Stages of socialization of the person - Psychology

Stages of socialization of the person

Such a long, non-linear process, long in time and in the space of human existence, as socialization, has a certain, albeit conditional, stage, caused by the correlation of the anatomical and physiological and mental development of a person, the specificity of the social situation and holistic being in different periods of life. In psychology and sociology, there are different approaches to distinguishing the stages of socialization, built on a variety of and dissimilar grounds.

• The psychoanalytic concept links the stages of socialization with the manifestation of biological impulses, all-powerful instincts and the corresponding subconscious motives. Thus, Freud believed that the main personal characteristics are formed in the first five years of the child's life at the stage of primary socialization, which is divided into the oral, anal, phallic stages (for details, see Section III).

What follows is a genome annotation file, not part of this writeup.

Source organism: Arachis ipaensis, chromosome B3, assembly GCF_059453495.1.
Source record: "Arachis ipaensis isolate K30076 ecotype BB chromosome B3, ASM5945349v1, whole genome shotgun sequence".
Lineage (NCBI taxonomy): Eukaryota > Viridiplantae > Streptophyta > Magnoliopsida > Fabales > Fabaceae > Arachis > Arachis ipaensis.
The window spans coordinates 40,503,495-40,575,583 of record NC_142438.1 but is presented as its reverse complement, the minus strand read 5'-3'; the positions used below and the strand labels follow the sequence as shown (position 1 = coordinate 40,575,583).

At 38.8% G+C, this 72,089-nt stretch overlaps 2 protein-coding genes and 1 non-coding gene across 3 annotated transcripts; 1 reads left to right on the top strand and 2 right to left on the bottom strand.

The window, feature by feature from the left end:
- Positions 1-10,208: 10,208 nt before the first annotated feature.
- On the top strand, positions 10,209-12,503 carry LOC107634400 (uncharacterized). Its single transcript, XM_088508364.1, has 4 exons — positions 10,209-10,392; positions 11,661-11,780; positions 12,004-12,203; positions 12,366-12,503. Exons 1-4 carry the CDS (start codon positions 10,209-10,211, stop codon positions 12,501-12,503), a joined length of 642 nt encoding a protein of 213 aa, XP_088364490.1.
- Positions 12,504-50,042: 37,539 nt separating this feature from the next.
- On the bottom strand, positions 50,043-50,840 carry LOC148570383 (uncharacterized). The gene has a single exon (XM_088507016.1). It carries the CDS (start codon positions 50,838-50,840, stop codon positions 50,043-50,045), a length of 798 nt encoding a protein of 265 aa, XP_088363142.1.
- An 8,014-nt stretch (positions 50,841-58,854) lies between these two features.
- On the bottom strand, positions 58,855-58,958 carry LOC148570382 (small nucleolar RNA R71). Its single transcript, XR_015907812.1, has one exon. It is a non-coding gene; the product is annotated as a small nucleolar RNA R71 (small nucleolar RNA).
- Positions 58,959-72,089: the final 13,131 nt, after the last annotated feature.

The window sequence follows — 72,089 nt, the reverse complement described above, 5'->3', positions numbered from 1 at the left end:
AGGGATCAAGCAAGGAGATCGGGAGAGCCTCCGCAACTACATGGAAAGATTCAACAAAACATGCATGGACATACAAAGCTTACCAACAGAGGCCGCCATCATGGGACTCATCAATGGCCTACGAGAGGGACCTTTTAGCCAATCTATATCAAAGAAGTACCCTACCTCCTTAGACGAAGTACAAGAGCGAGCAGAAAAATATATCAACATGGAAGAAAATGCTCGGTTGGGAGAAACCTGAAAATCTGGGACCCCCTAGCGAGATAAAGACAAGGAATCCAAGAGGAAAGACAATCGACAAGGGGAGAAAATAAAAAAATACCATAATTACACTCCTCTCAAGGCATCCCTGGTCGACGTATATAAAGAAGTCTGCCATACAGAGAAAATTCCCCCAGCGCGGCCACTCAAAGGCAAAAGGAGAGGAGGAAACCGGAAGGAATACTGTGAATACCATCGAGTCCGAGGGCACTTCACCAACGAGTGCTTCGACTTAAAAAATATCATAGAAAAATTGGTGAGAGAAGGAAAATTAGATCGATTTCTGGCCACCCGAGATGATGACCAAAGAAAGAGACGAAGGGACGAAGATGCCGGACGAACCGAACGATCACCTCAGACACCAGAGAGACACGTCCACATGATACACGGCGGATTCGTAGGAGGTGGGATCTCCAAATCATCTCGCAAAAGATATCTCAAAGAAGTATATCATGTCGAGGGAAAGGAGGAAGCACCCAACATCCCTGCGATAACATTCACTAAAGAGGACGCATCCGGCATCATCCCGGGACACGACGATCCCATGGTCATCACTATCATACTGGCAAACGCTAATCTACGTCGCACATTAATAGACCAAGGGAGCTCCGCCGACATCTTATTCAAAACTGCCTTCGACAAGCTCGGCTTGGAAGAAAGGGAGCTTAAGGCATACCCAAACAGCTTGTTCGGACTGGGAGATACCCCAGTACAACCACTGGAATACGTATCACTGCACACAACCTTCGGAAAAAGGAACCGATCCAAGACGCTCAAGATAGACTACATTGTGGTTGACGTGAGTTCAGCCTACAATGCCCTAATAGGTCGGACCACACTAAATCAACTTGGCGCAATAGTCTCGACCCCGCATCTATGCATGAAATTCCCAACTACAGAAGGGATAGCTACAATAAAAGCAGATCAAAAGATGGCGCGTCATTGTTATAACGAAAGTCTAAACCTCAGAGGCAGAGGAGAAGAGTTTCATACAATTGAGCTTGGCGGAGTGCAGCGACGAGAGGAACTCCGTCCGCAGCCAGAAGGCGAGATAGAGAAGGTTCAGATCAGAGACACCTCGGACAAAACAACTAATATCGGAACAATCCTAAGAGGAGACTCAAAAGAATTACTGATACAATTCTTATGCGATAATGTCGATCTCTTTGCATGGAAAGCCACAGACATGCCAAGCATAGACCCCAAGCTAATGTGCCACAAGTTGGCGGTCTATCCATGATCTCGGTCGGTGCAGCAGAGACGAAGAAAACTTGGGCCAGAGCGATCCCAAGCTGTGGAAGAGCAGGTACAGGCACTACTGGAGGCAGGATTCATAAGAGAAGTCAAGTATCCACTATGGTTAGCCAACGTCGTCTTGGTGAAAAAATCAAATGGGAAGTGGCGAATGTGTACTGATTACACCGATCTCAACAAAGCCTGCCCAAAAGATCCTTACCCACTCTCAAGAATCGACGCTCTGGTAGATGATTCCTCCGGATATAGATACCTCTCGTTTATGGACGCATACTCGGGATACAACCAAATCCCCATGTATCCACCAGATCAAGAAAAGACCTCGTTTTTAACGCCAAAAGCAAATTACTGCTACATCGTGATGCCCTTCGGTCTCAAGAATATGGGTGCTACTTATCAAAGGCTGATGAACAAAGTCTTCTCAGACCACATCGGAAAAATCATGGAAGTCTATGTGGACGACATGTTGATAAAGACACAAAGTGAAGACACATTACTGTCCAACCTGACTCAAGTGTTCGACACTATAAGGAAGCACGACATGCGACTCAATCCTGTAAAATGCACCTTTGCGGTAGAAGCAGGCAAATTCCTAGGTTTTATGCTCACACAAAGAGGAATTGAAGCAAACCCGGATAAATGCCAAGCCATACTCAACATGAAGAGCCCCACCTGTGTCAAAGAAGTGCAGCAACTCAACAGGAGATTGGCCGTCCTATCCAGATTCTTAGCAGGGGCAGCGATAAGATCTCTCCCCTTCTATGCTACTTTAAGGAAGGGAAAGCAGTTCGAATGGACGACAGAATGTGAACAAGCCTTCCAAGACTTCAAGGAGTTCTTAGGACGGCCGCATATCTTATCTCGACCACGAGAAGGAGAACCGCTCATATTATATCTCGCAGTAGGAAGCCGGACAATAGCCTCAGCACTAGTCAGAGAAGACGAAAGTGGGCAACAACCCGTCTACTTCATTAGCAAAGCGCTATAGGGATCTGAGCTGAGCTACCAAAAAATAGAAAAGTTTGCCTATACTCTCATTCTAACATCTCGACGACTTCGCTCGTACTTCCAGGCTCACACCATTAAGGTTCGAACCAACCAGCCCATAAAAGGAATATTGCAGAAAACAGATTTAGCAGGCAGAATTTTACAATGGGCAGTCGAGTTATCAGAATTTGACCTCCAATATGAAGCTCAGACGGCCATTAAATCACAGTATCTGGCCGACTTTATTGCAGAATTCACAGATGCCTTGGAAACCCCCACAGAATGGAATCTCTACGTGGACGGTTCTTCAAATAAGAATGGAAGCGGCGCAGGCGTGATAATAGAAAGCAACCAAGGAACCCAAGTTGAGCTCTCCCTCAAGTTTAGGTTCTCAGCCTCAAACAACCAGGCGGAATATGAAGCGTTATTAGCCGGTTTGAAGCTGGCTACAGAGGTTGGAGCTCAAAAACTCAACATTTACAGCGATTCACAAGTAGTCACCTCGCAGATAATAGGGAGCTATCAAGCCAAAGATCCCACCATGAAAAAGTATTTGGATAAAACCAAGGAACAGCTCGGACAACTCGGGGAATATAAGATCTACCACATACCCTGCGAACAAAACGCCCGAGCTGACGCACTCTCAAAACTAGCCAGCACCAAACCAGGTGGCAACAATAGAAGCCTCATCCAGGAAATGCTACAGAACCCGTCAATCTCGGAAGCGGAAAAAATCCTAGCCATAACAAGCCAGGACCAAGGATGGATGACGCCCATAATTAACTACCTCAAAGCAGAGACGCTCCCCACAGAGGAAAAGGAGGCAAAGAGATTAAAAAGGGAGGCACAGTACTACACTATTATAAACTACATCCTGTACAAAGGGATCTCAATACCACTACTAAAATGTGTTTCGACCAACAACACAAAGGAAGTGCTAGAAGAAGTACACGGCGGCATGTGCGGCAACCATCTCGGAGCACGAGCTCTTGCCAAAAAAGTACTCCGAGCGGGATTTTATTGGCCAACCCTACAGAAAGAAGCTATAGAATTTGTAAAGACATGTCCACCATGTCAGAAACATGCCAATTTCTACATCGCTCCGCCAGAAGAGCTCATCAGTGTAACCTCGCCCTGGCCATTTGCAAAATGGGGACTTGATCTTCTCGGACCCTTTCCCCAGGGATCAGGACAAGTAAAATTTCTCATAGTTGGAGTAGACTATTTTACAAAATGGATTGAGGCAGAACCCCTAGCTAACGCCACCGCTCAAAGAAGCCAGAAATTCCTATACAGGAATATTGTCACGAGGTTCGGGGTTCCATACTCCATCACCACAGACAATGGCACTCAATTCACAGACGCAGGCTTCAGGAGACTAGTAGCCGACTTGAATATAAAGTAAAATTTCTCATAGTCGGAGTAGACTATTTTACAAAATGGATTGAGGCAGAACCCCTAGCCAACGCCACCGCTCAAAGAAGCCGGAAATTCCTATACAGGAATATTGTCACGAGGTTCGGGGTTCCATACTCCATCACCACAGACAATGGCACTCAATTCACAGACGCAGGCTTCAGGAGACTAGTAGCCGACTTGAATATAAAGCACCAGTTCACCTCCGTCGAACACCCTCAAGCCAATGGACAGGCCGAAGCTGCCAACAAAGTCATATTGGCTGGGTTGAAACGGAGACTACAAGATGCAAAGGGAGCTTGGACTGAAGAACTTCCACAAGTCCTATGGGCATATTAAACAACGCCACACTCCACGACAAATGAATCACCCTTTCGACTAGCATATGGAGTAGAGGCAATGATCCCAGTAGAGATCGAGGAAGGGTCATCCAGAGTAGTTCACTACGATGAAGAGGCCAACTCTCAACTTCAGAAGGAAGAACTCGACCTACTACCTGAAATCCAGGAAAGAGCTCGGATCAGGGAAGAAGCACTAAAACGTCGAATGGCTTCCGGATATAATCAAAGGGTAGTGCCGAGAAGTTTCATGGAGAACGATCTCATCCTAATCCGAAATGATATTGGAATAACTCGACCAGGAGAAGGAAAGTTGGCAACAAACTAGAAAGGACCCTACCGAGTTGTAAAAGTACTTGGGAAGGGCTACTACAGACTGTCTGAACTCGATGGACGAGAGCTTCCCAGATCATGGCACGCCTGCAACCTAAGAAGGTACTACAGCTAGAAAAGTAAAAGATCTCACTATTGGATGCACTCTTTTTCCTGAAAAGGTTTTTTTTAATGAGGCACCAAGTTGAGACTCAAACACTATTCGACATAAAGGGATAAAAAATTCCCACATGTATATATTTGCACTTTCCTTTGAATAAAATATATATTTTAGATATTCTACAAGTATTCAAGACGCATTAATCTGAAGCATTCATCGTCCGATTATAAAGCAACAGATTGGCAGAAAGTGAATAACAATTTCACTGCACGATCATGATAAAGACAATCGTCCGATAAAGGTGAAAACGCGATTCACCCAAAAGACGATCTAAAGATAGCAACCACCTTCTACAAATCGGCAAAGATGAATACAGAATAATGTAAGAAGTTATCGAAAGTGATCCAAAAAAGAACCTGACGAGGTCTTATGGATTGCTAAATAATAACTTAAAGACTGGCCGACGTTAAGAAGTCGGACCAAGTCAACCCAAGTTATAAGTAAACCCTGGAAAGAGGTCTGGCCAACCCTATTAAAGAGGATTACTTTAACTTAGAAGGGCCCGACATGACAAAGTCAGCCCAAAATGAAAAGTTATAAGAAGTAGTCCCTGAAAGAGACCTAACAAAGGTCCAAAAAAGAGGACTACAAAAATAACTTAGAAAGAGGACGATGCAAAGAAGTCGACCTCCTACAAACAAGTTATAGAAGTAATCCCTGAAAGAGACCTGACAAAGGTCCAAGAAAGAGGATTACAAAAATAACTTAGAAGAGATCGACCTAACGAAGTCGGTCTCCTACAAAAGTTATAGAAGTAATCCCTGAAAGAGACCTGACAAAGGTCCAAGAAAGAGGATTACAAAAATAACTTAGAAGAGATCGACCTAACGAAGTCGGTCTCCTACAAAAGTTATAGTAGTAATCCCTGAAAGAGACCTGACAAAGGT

It should be noted that such an approach to the processes of socialization (incidentally, widespread in the literature) seems artificial and impoverishes this objective, complex phenomenon and scientific concept to the level of the known dogmas (and simplifications) of initial psychoanalysis that are not accepted by all psychological directions and scientific schools. The basic postulates of Freudianism are in fact ideological, indirectly projecting the corresponding outlook of their adherents, but lacking reliable empirical, factual, and scientific proof.

The next stage of socialization, distinguished by roughly generalized "periods" mental development as the socialization of adolescents , is called marginal socialization (as well as intermediate, or pseudo-stable). This transitional, turning age (from childhood to adulthood) is associated mainly with the development of self-knowledge and self-assertion of the individual, her emphatic desire for group identity (see Chapter 22).

Sustainable socialization refers to an abstract adult personality and coincides with the acquisition of a certain status and the fulfillment of a wide range of social responsibilities, interpersonal roles. This stage is associated with a relatively stable, subjectively accepted position of a person in society. It indicates a sufficient socio-psychological adaptation of the individual, the recognition of his own social identity.